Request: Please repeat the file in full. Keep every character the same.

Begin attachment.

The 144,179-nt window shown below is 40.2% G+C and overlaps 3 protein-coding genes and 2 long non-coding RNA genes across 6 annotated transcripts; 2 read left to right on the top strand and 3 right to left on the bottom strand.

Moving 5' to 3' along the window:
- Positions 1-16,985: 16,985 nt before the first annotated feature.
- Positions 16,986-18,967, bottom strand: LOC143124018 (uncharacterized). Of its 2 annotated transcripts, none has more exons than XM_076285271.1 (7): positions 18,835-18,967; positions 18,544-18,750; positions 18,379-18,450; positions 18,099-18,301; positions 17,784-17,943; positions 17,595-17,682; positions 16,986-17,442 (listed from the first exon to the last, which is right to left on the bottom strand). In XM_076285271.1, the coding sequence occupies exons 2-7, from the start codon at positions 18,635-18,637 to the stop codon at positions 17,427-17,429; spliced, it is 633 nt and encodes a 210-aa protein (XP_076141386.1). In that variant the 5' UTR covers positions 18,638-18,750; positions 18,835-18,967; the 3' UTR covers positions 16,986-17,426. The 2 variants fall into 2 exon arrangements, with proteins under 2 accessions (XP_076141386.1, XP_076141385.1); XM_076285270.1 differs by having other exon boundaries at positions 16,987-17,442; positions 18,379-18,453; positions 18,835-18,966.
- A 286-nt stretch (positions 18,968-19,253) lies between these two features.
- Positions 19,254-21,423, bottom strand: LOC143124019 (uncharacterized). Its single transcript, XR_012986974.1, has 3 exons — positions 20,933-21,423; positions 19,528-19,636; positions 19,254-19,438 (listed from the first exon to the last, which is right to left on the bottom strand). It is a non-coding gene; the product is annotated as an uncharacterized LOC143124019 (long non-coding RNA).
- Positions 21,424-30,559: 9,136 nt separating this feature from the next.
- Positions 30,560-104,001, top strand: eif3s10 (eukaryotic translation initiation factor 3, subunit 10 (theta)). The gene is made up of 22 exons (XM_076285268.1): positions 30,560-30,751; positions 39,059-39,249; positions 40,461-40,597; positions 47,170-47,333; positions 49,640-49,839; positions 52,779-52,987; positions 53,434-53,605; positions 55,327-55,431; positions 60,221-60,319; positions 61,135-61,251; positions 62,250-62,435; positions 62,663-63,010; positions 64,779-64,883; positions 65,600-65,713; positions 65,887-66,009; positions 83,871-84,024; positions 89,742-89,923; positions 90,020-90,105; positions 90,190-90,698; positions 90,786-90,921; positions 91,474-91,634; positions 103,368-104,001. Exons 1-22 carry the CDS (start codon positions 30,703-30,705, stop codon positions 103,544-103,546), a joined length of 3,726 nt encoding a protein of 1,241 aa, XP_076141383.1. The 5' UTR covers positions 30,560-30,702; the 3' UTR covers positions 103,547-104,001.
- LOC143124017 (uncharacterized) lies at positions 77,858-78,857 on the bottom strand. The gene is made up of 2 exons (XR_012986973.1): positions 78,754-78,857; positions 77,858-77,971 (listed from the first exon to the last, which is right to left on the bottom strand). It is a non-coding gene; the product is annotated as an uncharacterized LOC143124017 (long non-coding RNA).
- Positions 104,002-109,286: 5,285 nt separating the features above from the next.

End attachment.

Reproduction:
The 144,179-nt window shown below is 40.2% G+C and overlaps 3 protein-coding genes and 2 long non-coding RNA genes across 6 annotated transcripts; 2 read left to right on the top strand and 3 right to left on the bottom strand.

Moving 5' to 3' along the window:
- Positions 1-16,985: 16,985 nt before the first annotated feature.
- Positions 16,986-18,967, bottom strand: LOC143124018 (uncharacterized). Of its 2 annotated transcripts, none has more exons than XM_076285271.1 (7): positions 18,835-18,967; positions 18,544-18,750; positions 18,379-18,450; positions 18,099-18,301; positions 17,784-17,943; positions 17,595-17,682; positions 16,986-17,442 (listed from the first exon to the last, which is right to left on the bottom strand). In XM_076285271.1, the coding sequence occupies exons 2-7, from the start codon at positions 18,635-18,637 to the stop codon at positions 17,427-17,429; spliced, it is 633 nt and encodes a 210-aa protein (XP_076141386.1). In that variant the 5' UTR covers positions 18,638-18,750; positions 18,835-18,967; the 3' UTR covers positions 16,986-17,426. The 2 variants fall into 2 exon arrangements, with proteins under 2 accessions (XP_076141386.1, XP_076141385.1); XM_076285270.1 differs by having other exon boundaries at positions 16,987-17,442; positions 18,379-18,453; positions 18,835-18,966.
- A 286-nt stretch (positions 18,968-19,253) lies between these two features.
- Positions 19,254-21,423, bottom strand: LOC143124019 (uncharacterized). Its single transcript, XR_012986974.1, has 3 exons — positions 20,933-21,423; positions 19,528-19,636; positions 19,254-19,438 (listed from the first exon to the last, which is right to left on the bottom strand). It is a non-coding gene; the product is annotated as an uncharacterized LOC143124019 (long non-coding RNA).
- Positions 21,424-30,559: 9,136 nt separating this feature from the next.
- Positions 30,560-104,001, top strand: eif3s10 (eukaryotic translation initiation factor 3, subunit 10 (theta)). The gene is made up of 22 exons (XM_076285268.1): positions 30,560-30,751; positions 39,059-39,249; positions 40,461-40,597; positions 47,170-47,333; positions 49,640-49,839; positions 52,779-52,987; positions 53,434-53,605; positions 55,327-55,431; positions 60,221-60,319; positions 61,135-61,251; positions 62,250-62,435; positions 62,663-63,010; positions 64,779-64,883; positions 65,600-65,713; positions 65,887-66,009; positions 83,871-84,024; positions 89,742-89,923; positions 90,020-90,105; positions 90,190-90,698; positions 90,786-90,921; positions 91,474-91,634; positions 103,368-104,001. Exons 1-22 carry the CDS (start codon positions 30,703-30,705, stop codon positions 103,544-103,546), a joined length of 3,726 nt encoding a protein of 1,241 aa, XP_076141383.1. The 5' UTR covers positions 30,560-30,702; the 3' UTR covers positions 103,547-104,001.
- LOC143124017 (uncharacterized) lies at positions 77,858-78,857 on the bottom strand. The gene is made up of 2 exons (XR_012986973.1): positions 78,754-78,857; positions 77,858-77,971 (listed from the first exon to the last, which is right to left on the bottom strand). It is a non-coding gene; the product is annotated as an uncharacterized LOC143124017 (long non-coding RNA).
- Positions 104,002-109,286: 5,285 nt separating the features above from the next.